70 years after Hiroshima, and with the Cold War over, the Asia-Pacific has evolved into the global epicentre of nuclear threats arising from a chain of perceived existential security threats.
Major power rivalries have been intensifying a renewal of territorial claims in both East Asia and Europe; and in new arenas, managing terrorism in the cyber sphere and outer space.
Non-proliferation, nuclear security, safety -- all these peaceful uses of nuclear power are highly relevant to the Asia Pacific today.
The world’s political leaders and nuclear policymakers should reinforce their determination to eliminate -- once and for all -- the most indiscriminately inhumane weapons ever devised.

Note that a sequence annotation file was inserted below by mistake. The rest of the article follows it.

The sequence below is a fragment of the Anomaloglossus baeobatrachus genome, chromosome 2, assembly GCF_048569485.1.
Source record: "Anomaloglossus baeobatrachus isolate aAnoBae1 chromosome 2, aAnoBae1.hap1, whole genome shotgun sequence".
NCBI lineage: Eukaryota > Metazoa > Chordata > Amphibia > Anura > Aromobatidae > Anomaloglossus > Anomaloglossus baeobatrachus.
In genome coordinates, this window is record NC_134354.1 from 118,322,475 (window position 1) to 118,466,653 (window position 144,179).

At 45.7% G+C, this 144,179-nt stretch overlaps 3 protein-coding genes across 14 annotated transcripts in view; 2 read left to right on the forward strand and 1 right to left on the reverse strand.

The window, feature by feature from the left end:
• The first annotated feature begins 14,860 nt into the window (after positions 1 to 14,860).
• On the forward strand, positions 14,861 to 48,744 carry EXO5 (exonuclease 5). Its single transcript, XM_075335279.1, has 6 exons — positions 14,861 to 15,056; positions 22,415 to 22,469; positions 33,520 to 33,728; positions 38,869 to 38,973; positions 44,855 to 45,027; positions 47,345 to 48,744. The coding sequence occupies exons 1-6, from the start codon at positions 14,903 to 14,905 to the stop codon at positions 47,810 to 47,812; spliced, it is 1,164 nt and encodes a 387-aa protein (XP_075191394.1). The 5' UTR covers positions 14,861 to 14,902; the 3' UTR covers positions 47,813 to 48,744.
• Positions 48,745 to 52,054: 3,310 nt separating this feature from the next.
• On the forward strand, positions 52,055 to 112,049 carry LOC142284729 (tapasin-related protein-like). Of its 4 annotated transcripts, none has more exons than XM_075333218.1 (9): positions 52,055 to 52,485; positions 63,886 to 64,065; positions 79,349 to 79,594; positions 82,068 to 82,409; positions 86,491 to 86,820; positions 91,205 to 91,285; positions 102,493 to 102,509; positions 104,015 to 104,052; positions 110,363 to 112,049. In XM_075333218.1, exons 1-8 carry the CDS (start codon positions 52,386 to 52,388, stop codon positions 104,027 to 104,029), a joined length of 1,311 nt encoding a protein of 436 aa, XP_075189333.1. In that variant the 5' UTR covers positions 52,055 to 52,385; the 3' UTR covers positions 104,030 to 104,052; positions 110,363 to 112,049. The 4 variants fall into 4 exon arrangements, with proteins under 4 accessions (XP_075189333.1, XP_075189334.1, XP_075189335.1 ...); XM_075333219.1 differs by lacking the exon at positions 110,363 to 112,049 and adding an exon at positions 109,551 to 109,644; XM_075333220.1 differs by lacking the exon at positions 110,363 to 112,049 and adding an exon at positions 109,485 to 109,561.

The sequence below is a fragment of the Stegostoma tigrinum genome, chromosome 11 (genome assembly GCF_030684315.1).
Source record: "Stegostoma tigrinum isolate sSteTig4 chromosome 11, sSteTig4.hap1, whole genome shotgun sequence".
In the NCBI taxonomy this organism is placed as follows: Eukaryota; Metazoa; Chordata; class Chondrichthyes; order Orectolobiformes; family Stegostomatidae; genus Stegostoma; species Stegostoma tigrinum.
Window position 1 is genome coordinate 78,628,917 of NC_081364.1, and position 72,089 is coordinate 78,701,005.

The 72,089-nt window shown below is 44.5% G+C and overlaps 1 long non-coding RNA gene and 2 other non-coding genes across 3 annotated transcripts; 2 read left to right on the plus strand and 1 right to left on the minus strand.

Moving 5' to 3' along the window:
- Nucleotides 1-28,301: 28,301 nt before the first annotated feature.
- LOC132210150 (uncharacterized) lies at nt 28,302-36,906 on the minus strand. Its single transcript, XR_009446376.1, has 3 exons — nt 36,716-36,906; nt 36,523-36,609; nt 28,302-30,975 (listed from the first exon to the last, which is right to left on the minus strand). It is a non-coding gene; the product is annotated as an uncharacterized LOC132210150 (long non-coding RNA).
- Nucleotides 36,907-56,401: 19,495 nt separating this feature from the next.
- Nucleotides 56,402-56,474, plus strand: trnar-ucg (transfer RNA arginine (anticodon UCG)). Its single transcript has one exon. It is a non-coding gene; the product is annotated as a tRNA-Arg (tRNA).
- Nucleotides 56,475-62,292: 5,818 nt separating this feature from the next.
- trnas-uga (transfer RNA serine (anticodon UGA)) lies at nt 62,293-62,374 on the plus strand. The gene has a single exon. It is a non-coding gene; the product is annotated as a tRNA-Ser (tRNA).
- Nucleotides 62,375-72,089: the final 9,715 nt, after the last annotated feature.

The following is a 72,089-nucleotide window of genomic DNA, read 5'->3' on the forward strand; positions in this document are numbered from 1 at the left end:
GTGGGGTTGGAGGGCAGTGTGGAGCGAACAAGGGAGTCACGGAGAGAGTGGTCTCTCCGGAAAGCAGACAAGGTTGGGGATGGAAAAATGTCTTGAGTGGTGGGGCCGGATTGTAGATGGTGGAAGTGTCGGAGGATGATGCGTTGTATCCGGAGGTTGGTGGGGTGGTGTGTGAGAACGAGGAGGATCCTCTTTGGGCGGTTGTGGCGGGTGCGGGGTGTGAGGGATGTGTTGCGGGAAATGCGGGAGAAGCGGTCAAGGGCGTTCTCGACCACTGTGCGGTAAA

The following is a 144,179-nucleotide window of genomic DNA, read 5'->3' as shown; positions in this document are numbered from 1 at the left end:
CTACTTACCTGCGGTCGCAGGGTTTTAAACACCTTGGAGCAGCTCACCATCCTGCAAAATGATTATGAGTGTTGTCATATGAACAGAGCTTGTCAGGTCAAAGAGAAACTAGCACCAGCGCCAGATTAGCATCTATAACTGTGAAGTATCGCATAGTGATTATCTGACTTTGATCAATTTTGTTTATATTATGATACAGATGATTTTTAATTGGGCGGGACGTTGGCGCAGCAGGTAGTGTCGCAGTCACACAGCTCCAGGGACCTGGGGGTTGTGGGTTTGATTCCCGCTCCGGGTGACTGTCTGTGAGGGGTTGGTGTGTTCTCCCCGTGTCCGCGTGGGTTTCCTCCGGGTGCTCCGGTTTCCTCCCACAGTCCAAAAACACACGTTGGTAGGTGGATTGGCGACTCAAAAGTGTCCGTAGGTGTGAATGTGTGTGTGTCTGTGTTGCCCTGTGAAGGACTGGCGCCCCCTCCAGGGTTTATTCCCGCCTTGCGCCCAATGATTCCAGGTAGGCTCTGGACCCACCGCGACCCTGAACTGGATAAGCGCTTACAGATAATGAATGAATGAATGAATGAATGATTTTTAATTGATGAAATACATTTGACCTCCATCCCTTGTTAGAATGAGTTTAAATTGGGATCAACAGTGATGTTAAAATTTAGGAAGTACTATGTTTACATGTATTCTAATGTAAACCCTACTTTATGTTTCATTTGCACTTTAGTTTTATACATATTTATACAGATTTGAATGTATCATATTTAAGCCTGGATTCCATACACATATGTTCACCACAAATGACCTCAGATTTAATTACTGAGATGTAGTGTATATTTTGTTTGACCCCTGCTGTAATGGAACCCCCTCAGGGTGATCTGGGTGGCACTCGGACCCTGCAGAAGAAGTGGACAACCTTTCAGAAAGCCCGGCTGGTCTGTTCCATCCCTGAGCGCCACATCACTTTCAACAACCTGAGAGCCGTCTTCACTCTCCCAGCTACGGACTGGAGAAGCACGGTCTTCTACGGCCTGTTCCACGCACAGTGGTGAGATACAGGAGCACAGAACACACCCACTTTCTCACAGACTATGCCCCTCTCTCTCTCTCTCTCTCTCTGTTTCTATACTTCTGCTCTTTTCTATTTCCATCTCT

The Jakarta Declaration on Nuclear Weapons calls for immediate, realistically achievable confidence-building steps towards disarmament by each of the nuclear-armed states in the region.
John Carlson discusses the shortcomings of current international nuclear security arrangements and provides recommendations on what needs to be done.
John Carlson asserts the need for an intergovernmental Asia-Pacific nuclear energy community to reduce proliferation risk from the growth of nuclear energy programs.
Over thirty leaders from fourteen Asia Pacific countries have signed a joint statement strongly supporting a nuclear weapons free world, and calling on policymakers to “get serious."
The launch was announced today of a new group called the 'APLN,' comprising leaders from thirteen countries around the region, including nuclear weapons possessing states.